9×39mm

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9×39mm
SR-3 (539-14).jpg
9×39mm SP-6 (7N9) cartridges with blue-tip armor-piercing bullets
TypeRifle, subsonic
Place of originSoviet Union
Production history
DesignedBegan in 1940s, finished in 1980s
Specifications
Parent case7.62×39mm
Case typeRimless, bottleneck
Bullet diameterSP-5: 9.25 mm (0.364 in)
SP-6: 9.26 mm (0.365 in)
Neck diameter9.98 mm (0.393 in)
Shoulder diameter10.36 mm (0.408 in)
Base diameter11.35 mm (0.447 in)
Rim diameter11.35 mm (0.447 in)
Rim thickness1.50 mm (0.059 in)
Case lengthSP-5: 38.76 mm (1.526 in)
SP-6: 38.78 mm (1.527 in)
Overall length56 mm (2.2 in)
Ballistic performance
Bullet mass/type Velocity Energy
16.8 g (259 gr) SP5 280 m/s (920 ft/s) 658 J (485 ft⋅lbf)
18.0 g (278 gr) Wolf FMJ 327 m/s (1,073 ft/s) 964 J (711 ft⋅lbf)
Test barrel length: 270 mm (10.5 in)
Source(s): Russian military data, RifleShooter Magazine [1]

The 9×39mm is a Soviet rifle cartridge.[2]

History and design[edit]

It is based on the Soviet 7.62×39 mm round, but with the neck expanded to fit a 9.3mm bullet. Initial design of the cartridge began in the 1940s by a team of 27 unknown members. Final design was completed by N. Zabelin, L. Dvoryaninova and Y. Frolov of the TsNIITochMash in the 1980s. The intent was to create a subsonic cartridge for suppressed firearms for special forces units that had more power, range and penetration than pistol cartridges usually used in such weapons. The commercial Wolf Ammunition bullet weighs 276 grain, or 18 grams, a little more than double that of the normal 123 gr 7.62×39 mm round, and has only subsonic muzzle velocity. This reduced velocity does not produce a sonic boom, and also limits the muzzle energy and effective range of a weapon when compared to high velocity rounds normally used in (non-suppressed) rifles. The round has an optimistic effective lethal range of 400 to 530 meters and a maximum penetration of up to 10 mm of steel. Like the 5.45×39mm cartridge, 9×39mm SP-5 features an airpocket in the tip, which increases its tendency to yaw or "keyhole" upon impact, thus increasing soft tissue damage in human targets, and also the armor-piercing SP6 cartridge are more effective against light armored, vehicle, or light barrier targets, although neither of those are imported into the USA.

Variants[edit]

Cartridge SP-5 SP-5UZ SP-6 SP-6UCh PAB-9 SPP BP
Type sniper test (increased charge) armor-piercing training armor-piercing sniper (increased penetration) armor-piercing
Bullet weight [g] up to 16.8 about 16 up to 17.3
Muzzle velocity [m/s] 280–320 280–320 280–320
Muzzle energy [J] 658-860 678-886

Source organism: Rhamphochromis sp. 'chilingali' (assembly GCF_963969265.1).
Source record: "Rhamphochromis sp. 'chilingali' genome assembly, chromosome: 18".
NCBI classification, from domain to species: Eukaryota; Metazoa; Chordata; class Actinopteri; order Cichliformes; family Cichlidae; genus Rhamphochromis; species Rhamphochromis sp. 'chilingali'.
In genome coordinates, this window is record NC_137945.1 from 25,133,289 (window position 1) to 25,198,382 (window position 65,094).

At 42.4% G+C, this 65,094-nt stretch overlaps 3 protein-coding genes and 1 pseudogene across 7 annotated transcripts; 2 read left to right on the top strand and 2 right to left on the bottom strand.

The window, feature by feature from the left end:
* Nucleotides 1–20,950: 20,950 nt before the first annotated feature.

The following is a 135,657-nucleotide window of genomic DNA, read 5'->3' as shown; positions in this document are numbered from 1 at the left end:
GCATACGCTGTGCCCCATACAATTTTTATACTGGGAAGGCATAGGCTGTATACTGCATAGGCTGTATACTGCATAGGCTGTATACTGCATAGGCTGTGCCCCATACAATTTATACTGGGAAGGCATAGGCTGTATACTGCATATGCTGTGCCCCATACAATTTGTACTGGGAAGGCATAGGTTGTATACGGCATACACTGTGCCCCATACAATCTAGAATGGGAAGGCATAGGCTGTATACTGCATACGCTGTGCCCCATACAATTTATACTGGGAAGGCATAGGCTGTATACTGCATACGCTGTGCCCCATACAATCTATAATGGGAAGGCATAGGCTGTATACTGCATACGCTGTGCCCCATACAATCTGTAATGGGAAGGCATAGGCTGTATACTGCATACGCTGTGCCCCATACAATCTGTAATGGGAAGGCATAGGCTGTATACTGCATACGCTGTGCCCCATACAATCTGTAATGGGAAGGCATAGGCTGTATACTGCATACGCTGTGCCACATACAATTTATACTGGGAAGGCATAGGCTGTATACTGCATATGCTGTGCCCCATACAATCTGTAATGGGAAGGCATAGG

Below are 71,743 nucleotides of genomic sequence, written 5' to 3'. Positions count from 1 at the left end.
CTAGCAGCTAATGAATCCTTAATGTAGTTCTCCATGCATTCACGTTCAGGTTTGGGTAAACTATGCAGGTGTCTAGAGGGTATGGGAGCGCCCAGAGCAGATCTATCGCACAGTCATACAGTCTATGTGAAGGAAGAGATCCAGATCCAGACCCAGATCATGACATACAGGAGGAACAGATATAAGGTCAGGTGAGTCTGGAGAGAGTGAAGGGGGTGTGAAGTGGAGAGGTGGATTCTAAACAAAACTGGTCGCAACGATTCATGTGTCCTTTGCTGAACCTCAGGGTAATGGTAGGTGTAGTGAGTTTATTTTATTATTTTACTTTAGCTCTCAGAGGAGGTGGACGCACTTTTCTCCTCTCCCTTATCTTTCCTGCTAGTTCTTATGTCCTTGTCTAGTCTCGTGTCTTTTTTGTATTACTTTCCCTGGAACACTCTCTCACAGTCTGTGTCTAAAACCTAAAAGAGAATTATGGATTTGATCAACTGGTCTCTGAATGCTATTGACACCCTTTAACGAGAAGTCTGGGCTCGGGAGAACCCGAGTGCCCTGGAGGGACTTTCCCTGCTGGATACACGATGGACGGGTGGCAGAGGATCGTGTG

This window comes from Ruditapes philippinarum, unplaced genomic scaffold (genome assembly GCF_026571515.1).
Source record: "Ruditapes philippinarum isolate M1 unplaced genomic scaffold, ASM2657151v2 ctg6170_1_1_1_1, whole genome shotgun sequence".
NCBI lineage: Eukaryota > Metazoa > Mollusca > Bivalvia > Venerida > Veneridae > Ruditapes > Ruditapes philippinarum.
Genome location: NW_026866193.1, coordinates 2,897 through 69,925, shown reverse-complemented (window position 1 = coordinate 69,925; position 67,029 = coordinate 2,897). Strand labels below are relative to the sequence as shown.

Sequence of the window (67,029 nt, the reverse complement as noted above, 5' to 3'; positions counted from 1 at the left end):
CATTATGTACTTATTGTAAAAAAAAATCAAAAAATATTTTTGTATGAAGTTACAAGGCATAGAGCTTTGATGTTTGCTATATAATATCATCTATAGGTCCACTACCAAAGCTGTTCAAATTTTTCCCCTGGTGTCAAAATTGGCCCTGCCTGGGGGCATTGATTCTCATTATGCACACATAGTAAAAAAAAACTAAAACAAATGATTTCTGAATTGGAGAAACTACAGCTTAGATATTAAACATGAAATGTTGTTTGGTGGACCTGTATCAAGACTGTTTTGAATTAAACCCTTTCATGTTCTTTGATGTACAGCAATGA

Maximum penetration up to 8 mm of steel up to 10 mm of steel

SP-5 (7N8) - The SP-5 (СП-5) (SP: Spetsialnyj Patron; "special cartridge") was developed by Nikolai Zabelin. It is a conventional lead core FMJ bullet, developed for accuracy.

SP-5UZ - The SP-5UZ (СП5-УЗ) is an SP-5 variant with an increased charge intended for a factory-specific strength testing of the weapons.

SP-6 (7N9) - The SP-6 (СП-6) was developed by Yuri Frolov. It has a hardened metal armor-piercing core. It can penetrate 2 mm (0.079 in) of steel at 500 meters or 6 mm (0.24 in) of steel, 2.8 mm (0.11 in) of titanium or 30 layers of Kevlar at 200 meters. At 100 meters it penetrates 8 mm (0.31 in) of steel, while retaining enough power to inflict damage to a soft target behind it.[3]

SP-6UCh - The SP-6Uch (СП-6Уч) is an SP-6 variant intended for training.

PAB-9 (7N12) - The SP-6's bullet is expensive, so an attempt was made to make a lower-cost version of the cartridge. The PAB-9 (ПАБ-9) used a stamped rather than machined steel core. It sacrificed too much performance to be usable. As of 2011, its usage is prohibited.[4]

SPP - The SPP (СПП) (SPP: Snaiperskiy, Povishennaya Probivaemost; "sniper - increased penetration") is a sniper round with increased penetration.

BP - The BP (БП) (BP: Broneboinaya Pulya; "armor-piercing bullet") is an armor-piercing round.

Weapons[edit]

Legality[edit]

Syria[edit]

The "Vladikavkaz 9x39mm Subsonic Round Restriction" signed during the Syrian Civil War restricted the use of these munitions in certain areas of the conflict due to safety concerns with the rounds high effectiveness against unarmored and armored targets, which was believed that if used posed a significant chance of over penetration that would cause civilian casualties.[citation needed]

See also[edit]

Bibliography[edit]

  • Jane's Infantry Weapons 1997-98[5]

References[edit]

  1. ^ "The 9x39 - A New Cartridge from Russia". RifleShooter Magazine. 2018-12-14. Retrieved 2020-05-11.
  2. ^ Николаев, Андриан. "Патроны для стрелкового оружия - Военный паритет" [Ammunition for firearms]. Militaryparitet.com (in Russian). Retrieved 2013-12-08.
  3. ^ "Специальные патроны СП-5, СП-6 и ПАБ-9" [Special bullets SP-5, SP-6 and PAB-9.]. artillerist.ru (in Russian). 2008-04-02. Archived from the original on October 16, 2012. Retrieved 2015-03-24.
  4. ^ "Специальные патроны СП-5, СП-6 и ПАБ-9" [Special bullets SP-5, SP-6 and PAB-9.]. artillerist.ru (in Russian). 2008-04-02. Archived from the original on October 16, 2012. Retrieved 2015-03-24.
  5. ^ Jane's Infantry Weapons 1997-98 (23rd ed.). Coulsdon, UK: Jane's Information Group. p. 458. ISBN 0-7106-1548-5.

External links[edit]

Cartridges

Bullets

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